Tech Tuesday – The Future of Phones: Part One – Flexibile Phones

With all of the rumors circulating about the unveiling of the iPhone 6  on September 9, we at the library decided to do a little digging into where the future of phones might be going. While (thankfully) the phone industry has moved away from the image of futuristic cell phones presented by producers in the 80s, every year mobile phone companies release phones with creative new features to entice consumers.

Ok, Star Trek fans. We admit the show was awesome, but the technology was painfully clunky and we’re grateful that this isn’t what cell phones look like today.

The alleged pictures of the new iPhone that were leaked earlier this month show a larger device than the iPhone 5, 5c and 5s, with a truly massive screen. Some of the technology journalists have taken to calling it a ‘phablet,’ because it is a clear combination of the utility of a phone and the screen of a tablet. But that’s an expected upgrade. The Samsung Galaxy S5, Nokia Lumina Icon and the Google Nexus 5 all have 5 inch screens in comparison to the current iPhone’s 4 inch display. It’s become standard practice for mobile phone companies to increase the size and resolution of their screens in each new generation, which made us wonder whether or not there are any truly innovative updates to come. As you may have gathered from the subject of this post – there are!

Pictures of the iPhone 6 – it’s a big one!

Samsung leads the way in the first futuristic update that we’re discussing this month: flexible phones. One of the detriments of having a large display is that the phone takes up more space, making it harder to tuck your phone into your pocket, wallet, or purse. Larger screens are also easier to shatter than the screen of a smaller, more compact phone. In a 2013, Samsung presented a prototype phone with a flexible screen that might be the solution to those problems. It’s the first step toward accomplishing an idea that has been floating around the minds of phone designers for some time.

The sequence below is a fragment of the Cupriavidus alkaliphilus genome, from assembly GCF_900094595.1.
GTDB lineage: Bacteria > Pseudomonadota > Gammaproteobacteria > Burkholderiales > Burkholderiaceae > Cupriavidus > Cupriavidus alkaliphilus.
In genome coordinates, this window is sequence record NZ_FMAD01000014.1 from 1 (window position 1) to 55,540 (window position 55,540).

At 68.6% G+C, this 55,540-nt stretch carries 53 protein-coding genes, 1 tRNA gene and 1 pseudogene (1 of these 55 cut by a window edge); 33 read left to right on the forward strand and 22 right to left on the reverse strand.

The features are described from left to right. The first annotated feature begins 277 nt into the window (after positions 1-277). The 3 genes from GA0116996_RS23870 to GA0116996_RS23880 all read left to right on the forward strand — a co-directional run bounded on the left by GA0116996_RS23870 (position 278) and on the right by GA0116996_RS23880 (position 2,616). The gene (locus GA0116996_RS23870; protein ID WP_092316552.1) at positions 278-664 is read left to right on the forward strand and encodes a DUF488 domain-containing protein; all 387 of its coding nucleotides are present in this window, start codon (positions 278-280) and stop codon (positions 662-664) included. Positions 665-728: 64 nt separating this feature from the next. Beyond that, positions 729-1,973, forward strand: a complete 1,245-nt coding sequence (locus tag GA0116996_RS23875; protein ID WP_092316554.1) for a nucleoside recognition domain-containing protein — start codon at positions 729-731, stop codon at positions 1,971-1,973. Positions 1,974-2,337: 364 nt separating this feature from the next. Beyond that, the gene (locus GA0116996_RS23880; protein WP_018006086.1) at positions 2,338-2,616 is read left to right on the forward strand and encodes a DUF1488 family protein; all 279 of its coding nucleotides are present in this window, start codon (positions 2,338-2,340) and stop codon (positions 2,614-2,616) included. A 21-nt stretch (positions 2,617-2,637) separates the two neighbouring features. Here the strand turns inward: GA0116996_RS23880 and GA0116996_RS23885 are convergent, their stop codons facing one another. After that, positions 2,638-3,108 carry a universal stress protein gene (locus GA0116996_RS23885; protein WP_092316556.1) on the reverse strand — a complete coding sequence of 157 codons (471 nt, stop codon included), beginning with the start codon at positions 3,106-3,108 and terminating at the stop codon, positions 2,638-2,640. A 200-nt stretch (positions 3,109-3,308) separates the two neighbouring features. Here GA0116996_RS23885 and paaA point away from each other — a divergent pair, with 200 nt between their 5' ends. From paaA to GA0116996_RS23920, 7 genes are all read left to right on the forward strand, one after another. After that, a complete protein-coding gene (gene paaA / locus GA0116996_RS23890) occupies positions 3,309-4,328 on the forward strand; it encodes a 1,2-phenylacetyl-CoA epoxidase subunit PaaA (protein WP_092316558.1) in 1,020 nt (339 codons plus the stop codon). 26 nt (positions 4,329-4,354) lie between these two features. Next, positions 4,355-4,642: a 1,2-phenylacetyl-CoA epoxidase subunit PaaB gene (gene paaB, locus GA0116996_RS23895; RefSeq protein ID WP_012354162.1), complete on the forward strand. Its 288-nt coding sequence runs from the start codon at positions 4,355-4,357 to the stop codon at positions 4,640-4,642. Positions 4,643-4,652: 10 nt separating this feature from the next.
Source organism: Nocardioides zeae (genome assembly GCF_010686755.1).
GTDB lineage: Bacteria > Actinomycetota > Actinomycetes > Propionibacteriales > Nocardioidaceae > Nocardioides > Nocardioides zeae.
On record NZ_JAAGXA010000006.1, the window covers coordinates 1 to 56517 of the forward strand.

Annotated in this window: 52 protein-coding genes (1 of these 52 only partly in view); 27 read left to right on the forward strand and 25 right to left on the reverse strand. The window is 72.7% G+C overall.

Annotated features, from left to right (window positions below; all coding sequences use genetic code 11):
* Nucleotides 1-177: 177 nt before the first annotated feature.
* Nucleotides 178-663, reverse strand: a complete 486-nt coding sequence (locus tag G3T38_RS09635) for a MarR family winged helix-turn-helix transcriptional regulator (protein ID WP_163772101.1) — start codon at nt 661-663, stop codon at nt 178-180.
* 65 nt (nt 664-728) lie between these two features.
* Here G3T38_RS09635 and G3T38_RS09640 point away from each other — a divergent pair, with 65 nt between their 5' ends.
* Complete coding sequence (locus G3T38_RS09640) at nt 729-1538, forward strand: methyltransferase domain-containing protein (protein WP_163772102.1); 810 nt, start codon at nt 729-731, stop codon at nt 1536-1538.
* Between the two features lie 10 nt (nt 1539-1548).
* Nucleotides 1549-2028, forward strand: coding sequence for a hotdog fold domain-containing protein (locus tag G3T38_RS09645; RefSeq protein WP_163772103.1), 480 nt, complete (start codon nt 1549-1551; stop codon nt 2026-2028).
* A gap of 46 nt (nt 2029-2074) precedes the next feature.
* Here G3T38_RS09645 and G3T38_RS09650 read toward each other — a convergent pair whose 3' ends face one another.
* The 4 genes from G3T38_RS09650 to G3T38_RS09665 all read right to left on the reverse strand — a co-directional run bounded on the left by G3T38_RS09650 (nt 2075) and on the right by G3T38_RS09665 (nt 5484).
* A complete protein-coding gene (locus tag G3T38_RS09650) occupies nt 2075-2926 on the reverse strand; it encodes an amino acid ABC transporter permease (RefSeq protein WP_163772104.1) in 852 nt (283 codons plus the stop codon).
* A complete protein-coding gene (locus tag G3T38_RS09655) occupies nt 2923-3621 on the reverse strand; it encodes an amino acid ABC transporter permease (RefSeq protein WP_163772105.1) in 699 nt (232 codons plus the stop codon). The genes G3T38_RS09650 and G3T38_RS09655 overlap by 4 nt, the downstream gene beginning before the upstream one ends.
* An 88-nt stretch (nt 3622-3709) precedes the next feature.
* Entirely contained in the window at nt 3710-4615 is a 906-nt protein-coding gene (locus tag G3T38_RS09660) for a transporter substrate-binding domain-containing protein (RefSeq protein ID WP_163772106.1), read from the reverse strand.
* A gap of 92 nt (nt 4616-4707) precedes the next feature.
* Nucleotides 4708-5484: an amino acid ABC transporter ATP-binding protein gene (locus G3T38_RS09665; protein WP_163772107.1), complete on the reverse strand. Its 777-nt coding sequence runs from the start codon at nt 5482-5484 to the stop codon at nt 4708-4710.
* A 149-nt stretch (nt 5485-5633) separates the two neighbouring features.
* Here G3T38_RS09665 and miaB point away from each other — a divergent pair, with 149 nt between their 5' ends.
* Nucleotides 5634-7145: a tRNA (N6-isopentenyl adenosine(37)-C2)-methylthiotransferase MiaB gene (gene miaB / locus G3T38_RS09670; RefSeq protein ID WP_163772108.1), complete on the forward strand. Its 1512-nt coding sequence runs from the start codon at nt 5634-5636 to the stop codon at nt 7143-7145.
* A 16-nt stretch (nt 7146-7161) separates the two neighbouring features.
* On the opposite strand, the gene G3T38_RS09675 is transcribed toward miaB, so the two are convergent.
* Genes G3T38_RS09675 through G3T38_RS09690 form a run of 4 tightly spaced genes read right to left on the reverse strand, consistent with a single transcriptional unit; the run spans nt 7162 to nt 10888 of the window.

While Samsung has yet to create a phone that can be folded up like a paper map such as the one in this commercial, this year has seen several new products that indicate that manufacturers are taking steps in the right direction to someday achieve that. In October 2013, Samsung released the Galaxy Round, a phone that curves horizontally across the front rather than lying flat, a clear move toward successfully production of non-traditional screen shapes.  Even more exciting was LG’s January 2014 release of the G Flex, a vertically curved phone that is has a very limited flexibility in its shape: while its display is extremely flexible, its body and interior components are more concrete in form.

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So what’s making these phones a reality after years of discussion?  Mainly, the successful invention of a screen that can be gently bent and twisted without damaging its display, including the recent advances in flexible touch screens. However, the existing bendable screens have a serious limitation: the organic LEDs (OLEDs) that project light and images onto the phone display are very vulnerable to oxygen and water molecules. Any damage to the screen that exposes the OLEDs to the air can destroy the display completely.  Despite this weakness, the current phones represent a huge leap forward in flexible technology.

What else is preventing us from becoming a society that uses fold-able phones on a daily basis? Beyond the fragility of the existent flexible screens, other components necessary for phone operation are still an issue. Batteries, camera lenses, and hard disks all need a stationary space in the phone’s body in order to work. LG has taken a step forward to lead the field in conquering this issue with flexible batteries, but there is still a long way to go before the entire body of your phone can be rolled up and tucked away.

In short: we’re not quite to the level of the technology in 2009’s Star Trek, but we might be on our way there!

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